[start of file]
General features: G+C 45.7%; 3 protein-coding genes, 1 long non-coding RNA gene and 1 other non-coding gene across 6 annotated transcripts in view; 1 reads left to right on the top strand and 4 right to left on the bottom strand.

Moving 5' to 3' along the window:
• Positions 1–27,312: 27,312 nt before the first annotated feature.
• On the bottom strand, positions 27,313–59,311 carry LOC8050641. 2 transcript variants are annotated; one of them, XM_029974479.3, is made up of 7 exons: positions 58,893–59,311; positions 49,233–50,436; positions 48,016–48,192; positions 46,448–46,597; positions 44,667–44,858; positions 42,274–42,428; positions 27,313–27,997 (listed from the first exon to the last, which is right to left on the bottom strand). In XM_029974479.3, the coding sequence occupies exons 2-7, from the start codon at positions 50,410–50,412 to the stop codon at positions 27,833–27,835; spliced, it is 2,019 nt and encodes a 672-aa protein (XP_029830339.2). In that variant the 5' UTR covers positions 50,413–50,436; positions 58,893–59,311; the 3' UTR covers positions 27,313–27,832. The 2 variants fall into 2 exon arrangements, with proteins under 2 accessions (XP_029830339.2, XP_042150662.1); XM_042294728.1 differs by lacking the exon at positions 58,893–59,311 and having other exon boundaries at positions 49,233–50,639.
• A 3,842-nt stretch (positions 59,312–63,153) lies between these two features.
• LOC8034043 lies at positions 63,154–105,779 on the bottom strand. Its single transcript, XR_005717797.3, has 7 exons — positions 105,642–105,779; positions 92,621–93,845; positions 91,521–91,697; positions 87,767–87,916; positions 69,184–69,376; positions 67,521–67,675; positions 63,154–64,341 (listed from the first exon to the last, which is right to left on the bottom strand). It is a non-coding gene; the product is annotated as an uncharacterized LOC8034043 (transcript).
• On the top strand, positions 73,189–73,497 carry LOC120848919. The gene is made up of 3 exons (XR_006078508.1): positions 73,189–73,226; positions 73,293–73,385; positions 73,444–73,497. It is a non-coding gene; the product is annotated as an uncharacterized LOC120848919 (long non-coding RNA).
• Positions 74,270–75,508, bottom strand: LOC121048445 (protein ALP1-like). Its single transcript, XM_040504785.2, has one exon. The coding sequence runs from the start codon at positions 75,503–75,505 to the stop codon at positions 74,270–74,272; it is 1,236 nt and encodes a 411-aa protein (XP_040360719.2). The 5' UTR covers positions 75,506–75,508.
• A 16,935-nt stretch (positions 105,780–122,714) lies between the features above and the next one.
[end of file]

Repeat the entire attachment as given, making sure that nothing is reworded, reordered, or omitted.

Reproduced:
General features: G+C 45.7%; 3 protein-coding genes, 1 long non-coding RNA gene and 1 other non-coding gene across 6 annotated transcripts in view; 1 reads left to right on the top strand and 4 right to left on the bottom strand.

Moving 5' to 3' along the window:
• Positions 1–27,312: 27,312 nt before the first annotated feature.
• On the bottom strand, positions 27,313–59,311 carry LOC8050641. 2 transcript variants are annotated; one of them, XM_029974479.3, is made up of 7 exons: positions 58,893–59,311; positions 49,233–50,436; positions 48,016–48,192; positions 46,448–46,597; positions 44,667–44,858; positions 42,274–42,428; positions 27,313–27,997 (listed from the first exon to the last, which is right to left on the bottom strand). In XM_029974479.3, the coding sequence occupies exons 2-7, from the start codon at positions 50,410–50,412 to the stop codon at positions 27,833–27,835; spliced, it is 2,019 nt and encodes a 672-aa protein (XP_029830339.2). In that variant the 5' UTR covers positions 50,413–50,436; positions 58,893–59,311; the 3' UTR covers positions 27,313–27,832. The 2 variants fall into 2 exon arrangements, with proteins under 2 accessions (XP_029830339.2, XP_042150662.1); XM_042294728.1 differs by lacking the exon at positions 58,893–59,311 and having other exon boundaries at positions 49,233–50,639.
• A 3,842-nt stretch (positions 59,312–63,153) lies between these two features.
• LOC8034043 lies at positions 63,154–105,779 on the bottom strand. Its single transcript, XR_005717797.3, has 7 exons — positions 105,642–105,779; positions 92,621–93,845; positions 91,521–91,697; positions 87,767–87,916; positions 69,184–69,376; positions 67,521–67,675; positions 63,154–64,341 (listed from the first exon to the last, which is right to left on the bottom strand). It is a non-coding gene; the product is annotated as an uncharacterized LOC8034043 (transcript).
• On the top strand, positions 73,189–73,497 carry LOC120848919. The gene is made up of 3 exons (XR_006078508.1): positions 73,189–73,226; positions 73,293–73,385; positions 73,444–73,497. It is a non-coding gene; the product is annotated as an uncharacterized LOC120848919 (long non-coding RNA).
• Positions 74,270–75,508, bottom strand: LOC121048445 (protein ALP1-like). Its single transcript, XM_040504785.2, has one exon. The coding sequence runs from the start codon at positions 75,503–75,505 to the stop codon at positions 74,270–74,272; it is 1,236 nt and encodes a 411-aa protein (XP_040360719.2). The 5' UTR covers positions 75,506–75,508.
• A 16,935-nt stretch (positions 105,780–122,714) lies between the features above and the next one.